Politics

25 Years Ago, First Western Countries Recognized Croatia’s Independence

By 19 December 2016

Although 15 January 1992 was the day when Croatia was officially recognized by the members of European Union, first good news started arriving in December 1991.

International recognition of Croatian independence followed the declaration of independence which took place on 25 June 1991. On the same day, Slovenia also declared its independence. However, under pressure from international community, both countries temporarily suspended their declarations, which finally took effect on 8 October. These two dates are today in Croatia celebrated as national holidays, Statehood Day (25 June) and Independence Day (8 October).

The two countries immediately recognized each other but, of course, since they were not recognized by other countries, that was largely a symbolic decision.

The first internationally recognized country which recognized Croatia’s independence was Ukraine (11 December 1991), which itself was a very young country following the dissolution of the Soviet Union. Another former Soviet republic, Latvia, followed soon after on 14 December.

However, the key date was 19 December 1991, when Croatia was recognized by Iceland, a member of NATO. On the same day, Germany officially announced its intention to recognize Croatia’s independence, with the decision coming into effect on 15 January, together with other EU member states. The key person in Germany’s support for Croatia was then German Foreign Minister Hans Dietrich-Genscher. After the German announcement, it was clear that the threshold has been crossed and that Croatian independence was unstoppable.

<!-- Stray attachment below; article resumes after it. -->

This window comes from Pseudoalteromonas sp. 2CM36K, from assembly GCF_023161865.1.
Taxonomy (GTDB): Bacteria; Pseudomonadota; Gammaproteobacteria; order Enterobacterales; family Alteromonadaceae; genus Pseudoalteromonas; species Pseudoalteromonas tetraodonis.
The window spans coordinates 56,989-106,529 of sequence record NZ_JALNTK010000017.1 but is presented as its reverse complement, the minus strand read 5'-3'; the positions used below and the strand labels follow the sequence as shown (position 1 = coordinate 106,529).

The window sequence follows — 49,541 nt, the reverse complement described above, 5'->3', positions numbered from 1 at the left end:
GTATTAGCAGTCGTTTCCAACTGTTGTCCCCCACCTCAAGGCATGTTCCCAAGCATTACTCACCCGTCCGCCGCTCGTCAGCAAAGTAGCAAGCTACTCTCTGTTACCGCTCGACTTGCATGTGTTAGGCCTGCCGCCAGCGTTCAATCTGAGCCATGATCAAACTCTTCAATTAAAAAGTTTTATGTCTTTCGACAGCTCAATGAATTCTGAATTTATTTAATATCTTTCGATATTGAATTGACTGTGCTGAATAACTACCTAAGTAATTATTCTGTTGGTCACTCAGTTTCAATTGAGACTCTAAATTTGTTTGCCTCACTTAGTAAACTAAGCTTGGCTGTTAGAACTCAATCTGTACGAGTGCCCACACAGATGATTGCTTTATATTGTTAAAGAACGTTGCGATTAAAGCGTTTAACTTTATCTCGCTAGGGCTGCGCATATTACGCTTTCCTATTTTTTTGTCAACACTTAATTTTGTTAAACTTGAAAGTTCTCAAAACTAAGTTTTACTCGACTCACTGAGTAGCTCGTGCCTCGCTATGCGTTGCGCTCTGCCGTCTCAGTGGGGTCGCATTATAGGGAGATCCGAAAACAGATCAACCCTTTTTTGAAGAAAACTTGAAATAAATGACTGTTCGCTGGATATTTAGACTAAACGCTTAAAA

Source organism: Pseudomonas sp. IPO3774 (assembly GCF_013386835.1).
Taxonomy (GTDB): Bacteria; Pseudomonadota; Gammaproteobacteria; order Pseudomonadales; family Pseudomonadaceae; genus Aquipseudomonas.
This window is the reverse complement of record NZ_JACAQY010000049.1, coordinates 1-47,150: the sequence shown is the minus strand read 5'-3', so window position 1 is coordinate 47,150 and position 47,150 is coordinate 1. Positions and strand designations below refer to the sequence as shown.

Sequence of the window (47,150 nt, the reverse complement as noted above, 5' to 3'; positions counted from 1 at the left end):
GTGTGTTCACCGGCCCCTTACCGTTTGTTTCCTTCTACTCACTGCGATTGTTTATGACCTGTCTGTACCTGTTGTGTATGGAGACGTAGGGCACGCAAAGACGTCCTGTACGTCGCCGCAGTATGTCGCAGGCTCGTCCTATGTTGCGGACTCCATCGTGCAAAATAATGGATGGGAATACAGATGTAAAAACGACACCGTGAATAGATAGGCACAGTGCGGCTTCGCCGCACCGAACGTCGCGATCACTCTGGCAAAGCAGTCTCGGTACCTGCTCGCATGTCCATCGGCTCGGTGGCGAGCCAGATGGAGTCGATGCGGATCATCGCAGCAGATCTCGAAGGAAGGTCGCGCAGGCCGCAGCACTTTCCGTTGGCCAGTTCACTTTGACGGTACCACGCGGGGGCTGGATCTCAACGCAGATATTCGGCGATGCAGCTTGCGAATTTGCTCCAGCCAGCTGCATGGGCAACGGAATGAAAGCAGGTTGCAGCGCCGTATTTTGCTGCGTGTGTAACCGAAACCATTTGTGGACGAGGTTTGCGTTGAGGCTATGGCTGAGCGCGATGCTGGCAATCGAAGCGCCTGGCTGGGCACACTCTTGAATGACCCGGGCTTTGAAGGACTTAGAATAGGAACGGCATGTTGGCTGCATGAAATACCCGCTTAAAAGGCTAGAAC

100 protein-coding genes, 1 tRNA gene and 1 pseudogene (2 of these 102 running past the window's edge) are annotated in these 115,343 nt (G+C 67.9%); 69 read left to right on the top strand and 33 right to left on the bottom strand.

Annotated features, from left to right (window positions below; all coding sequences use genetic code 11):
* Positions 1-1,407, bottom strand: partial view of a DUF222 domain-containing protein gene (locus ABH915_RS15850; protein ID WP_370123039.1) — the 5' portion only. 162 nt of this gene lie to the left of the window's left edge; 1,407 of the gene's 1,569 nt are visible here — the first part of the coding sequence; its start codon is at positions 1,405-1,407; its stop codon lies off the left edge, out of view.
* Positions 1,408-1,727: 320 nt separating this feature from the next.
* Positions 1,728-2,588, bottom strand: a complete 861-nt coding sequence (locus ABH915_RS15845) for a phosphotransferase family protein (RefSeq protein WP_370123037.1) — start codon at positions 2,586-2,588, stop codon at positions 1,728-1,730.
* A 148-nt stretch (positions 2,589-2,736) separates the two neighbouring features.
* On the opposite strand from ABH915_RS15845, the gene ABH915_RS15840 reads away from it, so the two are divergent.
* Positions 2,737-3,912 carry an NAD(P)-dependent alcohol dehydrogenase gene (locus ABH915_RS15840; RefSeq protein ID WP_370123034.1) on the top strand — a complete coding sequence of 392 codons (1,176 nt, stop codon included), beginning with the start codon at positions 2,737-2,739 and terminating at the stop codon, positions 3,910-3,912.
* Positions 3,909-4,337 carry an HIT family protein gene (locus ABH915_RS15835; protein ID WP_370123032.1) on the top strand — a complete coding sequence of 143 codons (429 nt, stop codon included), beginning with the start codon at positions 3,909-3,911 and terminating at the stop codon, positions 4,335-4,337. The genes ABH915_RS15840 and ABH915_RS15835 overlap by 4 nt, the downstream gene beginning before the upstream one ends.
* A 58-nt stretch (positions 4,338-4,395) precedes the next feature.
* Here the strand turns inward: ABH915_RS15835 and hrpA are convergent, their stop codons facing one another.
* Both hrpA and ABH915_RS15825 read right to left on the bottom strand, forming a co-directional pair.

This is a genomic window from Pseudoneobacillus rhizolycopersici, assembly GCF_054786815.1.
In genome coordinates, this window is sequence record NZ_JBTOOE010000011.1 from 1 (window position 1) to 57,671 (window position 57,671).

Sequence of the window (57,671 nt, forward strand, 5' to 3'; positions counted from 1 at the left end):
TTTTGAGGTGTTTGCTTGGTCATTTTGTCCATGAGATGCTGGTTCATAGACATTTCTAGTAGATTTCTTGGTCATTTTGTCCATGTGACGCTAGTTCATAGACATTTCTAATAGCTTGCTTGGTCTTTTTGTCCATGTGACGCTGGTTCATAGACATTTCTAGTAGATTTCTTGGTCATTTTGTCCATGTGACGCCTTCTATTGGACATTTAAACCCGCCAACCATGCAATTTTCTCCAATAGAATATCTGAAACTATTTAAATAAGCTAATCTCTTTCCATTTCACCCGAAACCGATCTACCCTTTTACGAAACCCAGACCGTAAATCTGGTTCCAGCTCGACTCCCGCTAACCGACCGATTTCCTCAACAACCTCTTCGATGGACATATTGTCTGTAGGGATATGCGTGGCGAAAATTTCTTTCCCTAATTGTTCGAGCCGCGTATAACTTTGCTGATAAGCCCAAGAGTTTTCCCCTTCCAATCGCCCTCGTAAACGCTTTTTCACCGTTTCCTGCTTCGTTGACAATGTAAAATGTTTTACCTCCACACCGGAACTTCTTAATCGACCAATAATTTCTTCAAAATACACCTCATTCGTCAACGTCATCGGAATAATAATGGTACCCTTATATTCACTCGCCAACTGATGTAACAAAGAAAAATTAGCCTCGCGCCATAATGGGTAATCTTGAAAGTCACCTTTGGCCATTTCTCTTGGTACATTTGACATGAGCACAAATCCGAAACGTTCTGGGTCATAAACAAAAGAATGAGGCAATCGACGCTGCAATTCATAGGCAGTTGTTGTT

Another milestone was passed on 13 January 1992, when the Vatican decided to officially recognize Croatia. Pope John Paul II was very supporting of Catholic Croats, which he demonstrated in the following years by visiting Croatia as many as three times.

After San Marino’s recognition on 14 January, the big day finally arrived. On 15 January 1992, all 12 members of the European Union officially recognized Croatia, and that day is today marked in Croatia as the Day of International Recognition. The EU member states were joined by numerous other European countries, as well as by Canada.

The process of international recognition progressed very rapidly, with almost 20 other countries recognizing Croatia before the end of January. Russia recognized Croatia on 17 February, while the United States made the decision on 7 April.

At a session of the UN General Assembly held on 22 May 1992, Croatia was admitted to membership of the United Nations, together with Slovenia and Bosnia and Herzegovina. After the session ended, then UN Secretary General Boutros Boutros Ghali led the delegations of new member countries to the main entrance to the UN building, where Croatian, Slovenian and Bosnian-Herzegovinian flags were raised.

The process of international recognition took place in the context of war and Serbian aggression against Croatia. Serbia, which was then part of the Federal Republic of Yugoslavia, recognized Croatian independence on 23 August 1996, a year after the Homeland War ended.

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